Athletes and Sleep: The Other Performance Supplement
Published on Dec 06, 2016
Dr. Pankaj P. Singh
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Photo Credit: Men's Health

One of the most important keys to athletic performance and endurance is often overlooked—sleep! If you are feeling tired, unmotivated, or weak during your workout, lack of quality sleep could be to blame. Lack of quality sleep leads to low energy, increased risk of injury, and reduces your ability to perform at a high level the next day. Adequate quality sleep recharges the Central Nervous System which not only triggers muscle contractions but also increases reaction times and sensitivity to pain receptors. It also "recharges" energy levels elevating mood and ability to perform during a workout. Finally, quality sleep results in optimal endocrine function which results in muscle growth from the production of nitric oxide, secretion of growth hormone and testosterone and depression in cortisol, the “stress” hormone levels.

Stages of Sleep and Athletic Benefit

Sleep has four stages, but contrary to popular belief, they are not continuous. Sleepers cycle through the stages continually through the night. Those people with sleep disorders like Obstructive Sleep Apnea (OSA) experience fragmented sleep which results in impaired ability to replenish the immune system, support metabolic function, and production of growth hormone. They do not spend adequate periods of time in each sleep stage to reap all the health benefits of quality rest. Each stage of sleep is essential to overall health and athletic performance.

Stage One

Stage One happens in one-to-seven-minute bursts and occurs when the brain is still active but is slowly drifting into sleep. As the brain is still active, the body records movements it makes during the day. This is often referred to as muscle memory and is crucial to enhanced athletic performance in future workouts. The body is at this stage for only five percent of the night.

Stage Two

Stage Two is the onset of sleep where the body temperature drops, but the heart rate is still normal. Major athletic benefits occur during this period such as the production of human growth hormone (HGH) and muscle tissue, as well as the regulation of the metabolism and hormones. This stage happens in 10-25 minute bursts and comprises about 45% of the total night’s sleep.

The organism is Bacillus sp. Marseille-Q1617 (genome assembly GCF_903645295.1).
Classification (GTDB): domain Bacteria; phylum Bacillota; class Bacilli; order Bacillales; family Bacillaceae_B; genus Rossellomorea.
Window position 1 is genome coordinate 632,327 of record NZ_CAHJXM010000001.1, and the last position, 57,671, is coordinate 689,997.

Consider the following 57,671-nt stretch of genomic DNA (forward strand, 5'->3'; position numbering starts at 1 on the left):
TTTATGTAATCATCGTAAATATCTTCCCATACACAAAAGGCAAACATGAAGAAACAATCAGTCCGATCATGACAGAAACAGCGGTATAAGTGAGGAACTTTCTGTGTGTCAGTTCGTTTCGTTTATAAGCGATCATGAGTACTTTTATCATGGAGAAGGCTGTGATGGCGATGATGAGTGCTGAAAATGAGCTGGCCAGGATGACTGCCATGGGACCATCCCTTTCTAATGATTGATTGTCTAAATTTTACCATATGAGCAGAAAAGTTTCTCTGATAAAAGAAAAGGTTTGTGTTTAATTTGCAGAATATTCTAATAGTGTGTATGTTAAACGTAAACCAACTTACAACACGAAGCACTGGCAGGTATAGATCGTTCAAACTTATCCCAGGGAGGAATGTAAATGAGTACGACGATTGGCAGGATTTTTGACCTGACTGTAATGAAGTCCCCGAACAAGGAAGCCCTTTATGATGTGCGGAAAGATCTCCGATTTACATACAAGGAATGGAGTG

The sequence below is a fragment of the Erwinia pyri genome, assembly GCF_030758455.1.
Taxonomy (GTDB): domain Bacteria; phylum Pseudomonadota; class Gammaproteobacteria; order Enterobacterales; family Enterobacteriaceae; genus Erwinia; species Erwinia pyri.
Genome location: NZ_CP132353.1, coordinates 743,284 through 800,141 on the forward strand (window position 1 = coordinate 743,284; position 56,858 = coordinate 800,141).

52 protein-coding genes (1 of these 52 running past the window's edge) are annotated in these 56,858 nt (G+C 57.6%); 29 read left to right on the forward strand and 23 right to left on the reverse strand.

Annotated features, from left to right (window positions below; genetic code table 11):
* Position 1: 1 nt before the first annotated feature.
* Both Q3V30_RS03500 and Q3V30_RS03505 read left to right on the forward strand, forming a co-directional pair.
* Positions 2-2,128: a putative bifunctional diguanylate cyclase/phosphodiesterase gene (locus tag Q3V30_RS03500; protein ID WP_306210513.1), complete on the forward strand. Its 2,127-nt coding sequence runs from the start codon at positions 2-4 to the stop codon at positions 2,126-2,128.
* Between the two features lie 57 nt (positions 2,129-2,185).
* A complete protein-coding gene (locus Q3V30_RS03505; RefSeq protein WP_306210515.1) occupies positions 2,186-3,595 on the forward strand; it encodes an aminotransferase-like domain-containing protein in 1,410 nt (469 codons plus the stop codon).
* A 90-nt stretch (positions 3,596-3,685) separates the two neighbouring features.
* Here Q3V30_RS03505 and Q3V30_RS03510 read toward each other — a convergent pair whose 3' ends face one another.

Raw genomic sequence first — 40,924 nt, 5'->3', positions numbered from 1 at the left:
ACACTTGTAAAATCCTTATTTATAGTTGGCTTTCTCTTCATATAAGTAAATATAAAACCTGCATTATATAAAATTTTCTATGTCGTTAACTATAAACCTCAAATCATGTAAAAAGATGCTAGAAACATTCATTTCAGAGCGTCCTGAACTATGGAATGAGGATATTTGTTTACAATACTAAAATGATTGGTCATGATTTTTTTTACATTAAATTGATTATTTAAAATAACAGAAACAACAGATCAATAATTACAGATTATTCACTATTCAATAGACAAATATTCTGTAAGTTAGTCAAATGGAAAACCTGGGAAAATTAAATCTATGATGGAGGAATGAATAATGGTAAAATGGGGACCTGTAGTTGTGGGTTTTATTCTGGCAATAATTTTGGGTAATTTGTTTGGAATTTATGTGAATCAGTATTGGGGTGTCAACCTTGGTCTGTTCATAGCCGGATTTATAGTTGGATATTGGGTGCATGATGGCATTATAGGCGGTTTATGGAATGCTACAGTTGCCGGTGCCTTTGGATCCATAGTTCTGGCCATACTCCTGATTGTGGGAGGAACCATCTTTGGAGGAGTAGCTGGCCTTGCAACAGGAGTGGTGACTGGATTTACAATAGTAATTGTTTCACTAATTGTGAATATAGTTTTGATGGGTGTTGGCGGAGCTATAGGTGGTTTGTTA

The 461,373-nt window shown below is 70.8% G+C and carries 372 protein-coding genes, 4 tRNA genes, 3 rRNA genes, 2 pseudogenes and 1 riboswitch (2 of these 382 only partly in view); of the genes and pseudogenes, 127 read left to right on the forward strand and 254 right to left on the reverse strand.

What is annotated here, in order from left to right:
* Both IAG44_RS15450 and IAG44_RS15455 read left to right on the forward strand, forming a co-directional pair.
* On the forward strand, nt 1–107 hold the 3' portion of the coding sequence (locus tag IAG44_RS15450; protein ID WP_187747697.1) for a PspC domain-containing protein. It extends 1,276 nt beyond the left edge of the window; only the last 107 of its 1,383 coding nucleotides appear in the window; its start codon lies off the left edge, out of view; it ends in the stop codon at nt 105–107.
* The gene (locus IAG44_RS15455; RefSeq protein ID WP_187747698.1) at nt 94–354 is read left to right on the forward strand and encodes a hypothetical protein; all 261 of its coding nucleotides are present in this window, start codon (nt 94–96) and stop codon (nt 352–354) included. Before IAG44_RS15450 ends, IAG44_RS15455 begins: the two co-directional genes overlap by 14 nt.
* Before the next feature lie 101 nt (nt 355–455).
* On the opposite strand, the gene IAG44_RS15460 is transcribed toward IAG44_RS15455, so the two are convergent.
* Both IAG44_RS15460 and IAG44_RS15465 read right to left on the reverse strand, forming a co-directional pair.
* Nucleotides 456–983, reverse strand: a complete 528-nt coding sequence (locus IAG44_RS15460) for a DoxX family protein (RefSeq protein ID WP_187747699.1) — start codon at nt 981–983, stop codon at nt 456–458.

Stage Three

In Stage Three, sleepers are harder to wake, and this is often referred to as “deep sleep.” Blood supply and HGH to muscles increases, energy is restored, and prolactin is released to assist in muscle recovery. This stage happens in 20-40-minute bursts and is about 25% of total sleep. 

Stage Four

Rapid Eye Movement (REM) happens in Stage Four as the body becomes immobile and dreams occur. This stage supports the next day’s athletic performance. This stage lasts between 20-40 minutes and is responsible for the remaining 25% of the night’s sleep. 

 

                                            Photo credit: The Centers for Sound Sleep

Strategies to Improve Sleep Quality

To keep your daily gains from becoming nightly losses, here are a few guidelines for getting the high-quality sleep needed every night to support athletic performance and muscle health.

Sleep Environment

An optimal sleep environment begins with a good mattress, sheets, and pillows. The room should be no warmer than 69 degrees Fahrenheit and should be devoid of light. The dip in temperature slows the heart rate and encourages the body to fall asleep faster. Lack of light tells the body to produce melatonin which tells the body it is time to rest.

Nutrition

It is best not to eat a minimum of two hours before sleep and to avoid spicy, fatty, or heavily processed foods as your body will be digesting all evening instead of focusing solely on repair and rejuvenation. A natural sleep remedy like turmeric milk is an age-old Ayurvedic practice to not only prepare the body for sleep but also fight inflammation. Melatonin (in pill form) and tart cherry juice can also aid in preparing the body for rest.

Sleep Rituals

In this technological age, some of the best advice one could follow is to turn off all electronic devices a minimum of one hour before turning in. The blue light that emits from these devices can confuse the brain into believing it is still daytime and not yet time for sleep. Once the devices are turned off and stowed, quiet the mind and body with meditation, positive self-talk, or a good book. These activities lower heart rate and make it easier for the body to fall and stay asleep.

Remember, it is not enough to get eight hours of sleep. Quality of sleep is far superior to quantity of sleep. In some cases, it is better to get six hours of quality sleep rather than right hours of sub-par sleep. Follow the tips above to improve your performance in the gym and the sheets.



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